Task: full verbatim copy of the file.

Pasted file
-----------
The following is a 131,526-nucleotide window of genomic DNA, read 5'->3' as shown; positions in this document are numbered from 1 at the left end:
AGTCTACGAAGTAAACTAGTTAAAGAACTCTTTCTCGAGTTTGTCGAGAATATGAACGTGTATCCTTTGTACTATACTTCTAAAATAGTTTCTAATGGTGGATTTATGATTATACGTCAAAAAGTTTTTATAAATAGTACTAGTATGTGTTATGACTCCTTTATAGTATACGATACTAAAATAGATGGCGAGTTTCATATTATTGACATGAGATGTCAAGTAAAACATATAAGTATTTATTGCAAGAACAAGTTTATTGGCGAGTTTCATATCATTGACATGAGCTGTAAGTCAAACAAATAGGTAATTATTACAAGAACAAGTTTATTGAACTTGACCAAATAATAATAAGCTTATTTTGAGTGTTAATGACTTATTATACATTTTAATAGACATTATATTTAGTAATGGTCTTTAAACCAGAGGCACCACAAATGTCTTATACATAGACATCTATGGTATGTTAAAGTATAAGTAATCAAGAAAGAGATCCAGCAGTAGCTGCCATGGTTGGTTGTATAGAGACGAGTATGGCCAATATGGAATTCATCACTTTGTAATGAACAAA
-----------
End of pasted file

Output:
The following is a 131,526-nucleotide window of genomic DNA, read 5'->3' as shown; positions in this document are numbered from 1 at the left end:
AGTCTACGAAGTAAACTAGTTAAAGAACTCTTTCTCGAGTTTGTCGAGAATATGAACGTGTATCCTTTGTACTATACTTCTAAAATAGTTTCTAATGGTGGATTTATGATTATACGTCAAAAAGTTTTTATAAATAGTACTAGTATGTGTTATGACTCCTTTATAGTATACGATACTAAAATAGATGGCGAGTTTCATATTATTGACATGAGATGTCAAGTAAAACATATAAGTATTTATTGCAAGAACAAGTTTATTGGCGAGTTTCATATCATTGACATGAGCTGTAAGTCAAACAAATAGGTAATTATTACAAGAACAAGTTTATTGAACTTGACCAAATAATAATAAGCTTATTTTGAGTGTTAATGACTTATTATACATTTTAATAGACATTATATTTAGTAATGGTCTTTAAACCAGAGGCACCACAAATGTCTTATACATAGACATCTATGGTATGTTAAAGTATAAGTAATCAAGAAAGAGATCCAGCAGTAGCTGCCATGGTTGGTTGTATAGAGACGAGTATGGCCAATATGGAATTCATCACTTTGTAATGAACAAA